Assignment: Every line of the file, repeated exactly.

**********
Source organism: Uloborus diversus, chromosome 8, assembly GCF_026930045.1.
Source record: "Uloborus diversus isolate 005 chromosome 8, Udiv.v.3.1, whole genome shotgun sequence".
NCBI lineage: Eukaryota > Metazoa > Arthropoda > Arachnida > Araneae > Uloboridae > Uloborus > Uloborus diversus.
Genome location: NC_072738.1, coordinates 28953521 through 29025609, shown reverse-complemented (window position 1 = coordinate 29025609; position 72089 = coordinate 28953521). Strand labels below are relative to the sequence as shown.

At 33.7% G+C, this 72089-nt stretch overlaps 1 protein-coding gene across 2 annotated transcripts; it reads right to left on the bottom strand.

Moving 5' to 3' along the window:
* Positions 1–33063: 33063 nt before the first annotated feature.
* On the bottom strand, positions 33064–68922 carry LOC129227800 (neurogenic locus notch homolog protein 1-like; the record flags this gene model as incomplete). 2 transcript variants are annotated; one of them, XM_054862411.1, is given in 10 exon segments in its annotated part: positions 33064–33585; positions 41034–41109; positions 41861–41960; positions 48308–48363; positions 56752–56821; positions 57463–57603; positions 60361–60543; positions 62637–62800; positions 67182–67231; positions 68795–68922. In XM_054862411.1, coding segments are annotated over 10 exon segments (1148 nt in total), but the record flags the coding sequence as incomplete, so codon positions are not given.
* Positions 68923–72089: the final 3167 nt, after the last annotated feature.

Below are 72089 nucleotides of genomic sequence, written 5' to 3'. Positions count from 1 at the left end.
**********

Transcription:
Source organism: Uloborus diversus, chromosome 8, assembly GCF_026930045.1.
Source record: "Uloborus diversus isolate 005 chromosome 8, Udiv.v.3.1, whole genome shotgun sequence".
NCBI lineage: Eukaryota > Metazoa > Arthropoda > Arachnida > Araneae > Uloboridae > Uloborus > Uloborus diversus.
Genome location: NC_072738.1, coordinates 28953521 through 29025609, shown reverse-complemented (window position 1 = coordinate 29025609; position 72089 = coordinate 28953521). Strand labels below are relative to the sequence as shown.

At 33.7% G+C, this 72089-nt stretch overlaps 1 protein-coding gene across 2 annotated transcripts; it reads right to left on the bottom strand.

Moving 5' to 3' along the window:
* Positions 1–33063: 33063 nt before the first annotated feature.
* On the bottom strand, positions 33064–68922 carry LOC129227800 (neurogenic locus notch homolog protein 1-like; the record flags this gene model as incomplete). 2 transcript variants are annotated; one of them, XM_054862411.1, is given in 10 exon segments in its annotated part: positions 33064–33585; positions 41034–41109; positions 41861–41960; positions 48308–48363; positions 56752–56821; positions 57463–57603; positions 60361–60543; positions 62637–62800; positions 67182–67231; positions 68795–68922. In XM_054862411.1, coding segments are annotated over 10 exon segments (1148 nt in total), but the record flags the coding sequence as incomplete, so codon positions are not given.
* Positions 68923–72089: the final 3167 nt, after the last annotated feature.

Below are 72089 nucleotides of genomic sequence, written 5' to 3'. Positions count from 1 at the left end.